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Brent falls below $112 on U.S. recession fears

Sep 4, 2011, 11:36 p.m.
A customer fills his Aston Martin DB9 car at a petrol station, in south London, March 2, 2011. REUTERS/Andrew Winning

By Francis Kan

SINGAPORE (Reuters) - Brent crude fell below $112 a barrel on Monday, as fears of another U.S. recession slowing fuel demand overshadowed supply concerns over a major shutdown of offshore oil production forced by Tropical Storm Lee.

U.S. employment growth ground to a halt in August, reviving recession fears and piling pressure on both President Barack Obama and the Federal Reserve to provide more stimulus to aid the frail economy.

Front-month Brent fell 88 cents to $111.45 a barrel by 0624 GMT (2:24 a.m. ET). Brent plunged almost $2 a barrel on Friday on the disappointing jobs data released in the U.S.

U.S. crude was down a dollar to $85.45 a barrel, after settling $2.48 lower at $86.45. Friday's losses wiped out part of U.S. crude's 4.1 percent gain in the week through Thursday.

"The macro situation is leading to fears of a double-dip recession. And there has been a recent trend of selling into strength when the market hits a soft patch," said Chen Xin Yi, a commodities analyst at Barclays Capital in Singapore.

"That said, the fundamentals in the oil market remain strong and any upside surprise in macro data releases from what is evidently now a low base of expectations should spur further gains."

Asian stocks followed Wall Street lower on Monday, after the U.S. Labor Department said employers added no net new jobs last month and July's total was revised lower.

Compounding fears of a recession in the United States, Europe faces a string of political and legal tests this week that could hurt efforts to resolve its sovereign debt.

In China, the services sector grew in August at the lowest pace on record, a private survey showed, as new orders ebbed and tightening measures to rein in an exuberant property sector started to pinch.

Worsening economic woes may raise the odds of another bond buying program, or quantitative easing, by the U.S. Federal Reserve. That could cheapen borrowing, weaken the dollar, and encourage investment in commodities as an asset class.

"This is likely to bring further calls for quantitative easing, despite the Fed's apparent aversion," said CMC Markets market strategist Michael McCarthy in a research note.

Brent oil will fall further to $109.01 per barrel, while U.S. oil is also expected to fall more to $84.20 per barrel, according to Reuters market analyst Wang Tao.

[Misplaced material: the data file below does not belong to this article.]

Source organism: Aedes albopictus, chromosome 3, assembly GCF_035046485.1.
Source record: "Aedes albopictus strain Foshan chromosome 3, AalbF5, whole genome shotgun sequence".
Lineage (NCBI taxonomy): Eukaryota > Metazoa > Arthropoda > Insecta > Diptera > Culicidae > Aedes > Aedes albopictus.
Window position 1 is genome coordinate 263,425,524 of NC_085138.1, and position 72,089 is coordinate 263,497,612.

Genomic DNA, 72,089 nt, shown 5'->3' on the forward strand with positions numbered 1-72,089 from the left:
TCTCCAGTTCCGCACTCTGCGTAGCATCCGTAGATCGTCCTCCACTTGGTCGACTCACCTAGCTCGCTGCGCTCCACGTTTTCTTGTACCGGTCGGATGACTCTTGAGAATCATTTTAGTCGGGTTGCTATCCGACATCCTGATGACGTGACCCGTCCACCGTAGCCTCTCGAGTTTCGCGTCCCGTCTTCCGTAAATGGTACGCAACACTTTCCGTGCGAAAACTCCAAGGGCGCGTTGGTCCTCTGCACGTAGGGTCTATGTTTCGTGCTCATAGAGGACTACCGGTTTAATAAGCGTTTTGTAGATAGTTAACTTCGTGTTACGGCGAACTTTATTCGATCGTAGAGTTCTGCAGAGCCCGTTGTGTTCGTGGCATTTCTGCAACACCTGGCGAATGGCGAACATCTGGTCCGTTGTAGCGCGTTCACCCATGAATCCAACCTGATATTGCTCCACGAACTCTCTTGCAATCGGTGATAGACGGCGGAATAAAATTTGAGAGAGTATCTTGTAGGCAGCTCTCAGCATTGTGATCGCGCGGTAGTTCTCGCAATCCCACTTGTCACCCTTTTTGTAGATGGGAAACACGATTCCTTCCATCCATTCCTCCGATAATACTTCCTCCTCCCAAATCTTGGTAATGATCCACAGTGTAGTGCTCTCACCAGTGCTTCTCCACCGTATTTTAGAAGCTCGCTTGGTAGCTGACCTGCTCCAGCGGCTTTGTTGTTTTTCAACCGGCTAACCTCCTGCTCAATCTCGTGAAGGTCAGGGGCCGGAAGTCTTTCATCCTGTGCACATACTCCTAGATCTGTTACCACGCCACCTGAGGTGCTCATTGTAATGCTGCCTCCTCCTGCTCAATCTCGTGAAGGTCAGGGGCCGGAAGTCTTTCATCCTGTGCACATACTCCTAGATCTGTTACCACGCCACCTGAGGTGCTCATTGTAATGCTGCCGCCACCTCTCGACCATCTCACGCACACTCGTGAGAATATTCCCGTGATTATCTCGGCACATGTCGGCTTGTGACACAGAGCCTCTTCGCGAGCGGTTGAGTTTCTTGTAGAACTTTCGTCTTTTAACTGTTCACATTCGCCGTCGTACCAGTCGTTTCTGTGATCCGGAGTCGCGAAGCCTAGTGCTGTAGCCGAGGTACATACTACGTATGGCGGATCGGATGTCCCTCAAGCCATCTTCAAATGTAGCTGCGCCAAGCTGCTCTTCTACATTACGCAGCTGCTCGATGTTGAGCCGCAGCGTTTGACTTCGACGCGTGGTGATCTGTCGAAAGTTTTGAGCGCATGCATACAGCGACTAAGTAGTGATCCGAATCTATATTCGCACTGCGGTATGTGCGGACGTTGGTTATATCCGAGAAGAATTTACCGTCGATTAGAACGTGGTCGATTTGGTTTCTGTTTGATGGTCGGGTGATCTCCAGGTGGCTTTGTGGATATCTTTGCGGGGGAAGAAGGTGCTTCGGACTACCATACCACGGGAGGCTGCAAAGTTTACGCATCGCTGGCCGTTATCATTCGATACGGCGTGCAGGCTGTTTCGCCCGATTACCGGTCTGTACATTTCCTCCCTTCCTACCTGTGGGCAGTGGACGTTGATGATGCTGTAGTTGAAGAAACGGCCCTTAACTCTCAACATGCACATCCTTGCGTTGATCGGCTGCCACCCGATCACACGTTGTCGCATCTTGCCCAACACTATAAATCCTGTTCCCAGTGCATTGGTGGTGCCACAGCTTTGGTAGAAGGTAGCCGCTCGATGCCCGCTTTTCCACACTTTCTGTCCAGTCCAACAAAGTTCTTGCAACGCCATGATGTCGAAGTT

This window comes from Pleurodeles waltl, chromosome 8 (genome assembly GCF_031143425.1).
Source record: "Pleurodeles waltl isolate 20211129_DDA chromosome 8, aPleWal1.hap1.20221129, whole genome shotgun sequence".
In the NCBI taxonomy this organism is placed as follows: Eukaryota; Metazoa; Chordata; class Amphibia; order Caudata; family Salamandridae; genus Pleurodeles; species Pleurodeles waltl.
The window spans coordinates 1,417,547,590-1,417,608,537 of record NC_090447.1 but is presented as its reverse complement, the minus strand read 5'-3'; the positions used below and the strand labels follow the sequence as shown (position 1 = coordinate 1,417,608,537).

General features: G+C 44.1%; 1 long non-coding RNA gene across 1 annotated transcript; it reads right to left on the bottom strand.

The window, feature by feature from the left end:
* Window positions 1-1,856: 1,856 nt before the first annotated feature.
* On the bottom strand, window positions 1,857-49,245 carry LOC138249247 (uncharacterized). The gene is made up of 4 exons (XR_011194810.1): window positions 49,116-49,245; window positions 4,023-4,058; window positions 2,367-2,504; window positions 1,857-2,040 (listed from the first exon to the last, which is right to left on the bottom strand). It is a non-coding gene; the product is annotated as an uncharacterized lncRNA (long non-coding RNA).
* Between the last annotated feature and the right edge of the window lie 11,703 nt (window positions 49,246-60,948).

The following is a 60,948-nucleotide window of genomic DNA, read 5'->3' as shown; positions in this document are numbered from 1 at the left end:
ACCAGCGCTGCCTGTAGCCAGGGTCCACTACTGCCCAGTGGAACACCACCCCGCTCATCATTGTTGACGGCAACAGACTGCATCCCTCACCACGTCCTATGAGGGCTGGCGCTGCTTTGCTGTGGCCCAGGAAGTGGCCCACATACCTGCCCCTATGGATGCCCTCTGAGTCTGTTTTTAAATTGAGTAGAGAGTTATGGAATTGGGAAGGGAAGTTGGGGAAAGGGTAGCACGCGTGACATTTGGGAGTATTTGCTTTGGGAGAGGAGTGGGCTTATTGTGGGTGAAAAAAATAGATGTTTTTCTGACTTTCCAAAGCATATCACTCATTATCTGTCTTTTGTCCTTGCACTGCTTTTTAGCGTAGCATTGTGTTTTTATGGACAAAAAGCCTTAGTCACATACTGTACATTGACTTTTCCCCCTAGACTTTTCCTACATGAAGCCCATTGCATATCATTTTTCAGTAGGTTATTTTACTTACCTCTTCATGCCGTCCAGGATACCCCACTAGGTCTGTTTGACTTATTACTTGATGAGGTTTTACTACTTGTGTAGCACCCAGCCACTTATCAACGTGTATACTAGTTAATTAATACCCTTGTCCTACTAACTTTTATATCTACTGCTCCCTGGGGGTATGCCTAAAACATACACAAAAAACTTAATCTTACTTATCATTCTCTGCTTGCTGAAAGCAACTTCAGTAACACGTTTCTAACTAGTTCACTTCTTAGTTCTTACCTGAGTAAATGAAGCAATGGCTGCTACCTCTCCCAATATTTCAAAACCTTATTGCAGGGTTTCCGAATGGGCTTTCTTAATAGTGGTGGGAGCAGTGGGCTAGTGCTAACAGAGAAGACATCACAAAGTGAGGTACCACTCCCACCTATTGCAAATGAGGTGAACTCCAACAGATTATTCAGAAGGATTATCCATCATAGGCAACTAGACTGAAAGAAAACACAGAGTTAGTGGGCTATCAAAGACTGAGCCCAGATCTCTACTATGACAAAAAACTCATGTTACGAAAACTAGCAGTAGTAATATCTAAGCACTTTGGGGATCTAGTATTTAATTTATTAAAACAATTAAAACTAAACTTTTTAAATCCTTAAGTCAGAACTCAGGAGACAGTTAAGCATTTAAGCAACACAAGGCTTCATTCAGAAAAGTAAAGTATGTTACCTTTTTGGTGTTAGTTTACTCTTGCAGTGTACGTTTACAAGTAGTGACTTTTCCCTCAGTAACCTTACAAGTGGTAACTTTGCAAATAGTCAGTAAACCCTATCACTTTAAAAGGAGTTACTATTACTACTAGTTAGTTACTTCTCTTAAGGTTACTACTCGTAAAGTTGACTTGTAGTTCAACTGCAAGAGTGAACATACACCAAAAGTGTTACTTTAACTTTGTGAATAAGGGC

STORM WATCH

Providing some support for prices was oil companies' shutdown of more than half the crude production in the U.S. Gulf of Mexico due to Tropical Storm Lee, which is hindering efforts to restaff and restart oil and gas platforms in the basin.

Lee reached Louisiana's coast early Sunday, but was moving inland very slowly. Its 45 miles-per-hour (75 km/h) winds grounded helicopters on standby for oil and gas companies that would have otherwise ferried workers out to do post-storm assessments and restaff facilities.

"Reports that about 60 percent of crude refinery capacity was halted while Tropical Storm Lee hit the coast could lead to further declines in crude stockpiles in the latest government inventory report," ANZ Bank said in a research note.

Another storm, Hurricane Katia, intensified over the open Atlantic on Sunday, bulking up to a powerful Category 2 storm, the U.S. National Hurricane Center said.

The Miami-based hurricane center said it was still too soon to gauge the potential threat to land or to the U.S. East Coast with any certainty.

But most computer models showed the storm veering on a northeast track out to sea after moving safely west of the mid-Atlantic island of Bermuda later this week.

MIDDLE EAST, NORTH AFRICA RISKS

The European Union imposed a ban on purchases of Syrian oil on Saturday and warned of further steps unless President Bashar al-Assad's government ended its five-month crackdown on dissent.

In Libya, forces loyal to Muammar Gaddafi refused on Sunday to give up one of their last strongholds without a fight, raising the prospect of an assault on the town of Bani Walid.

The EU has lifted sanctions on Libyan ports and oil firms, but few expect the country's normal oil production -- around 1.6 million bpd -- to be restored soon, after a civil war halted its oil sector this year.

(Editing by Clarence Fernandez)

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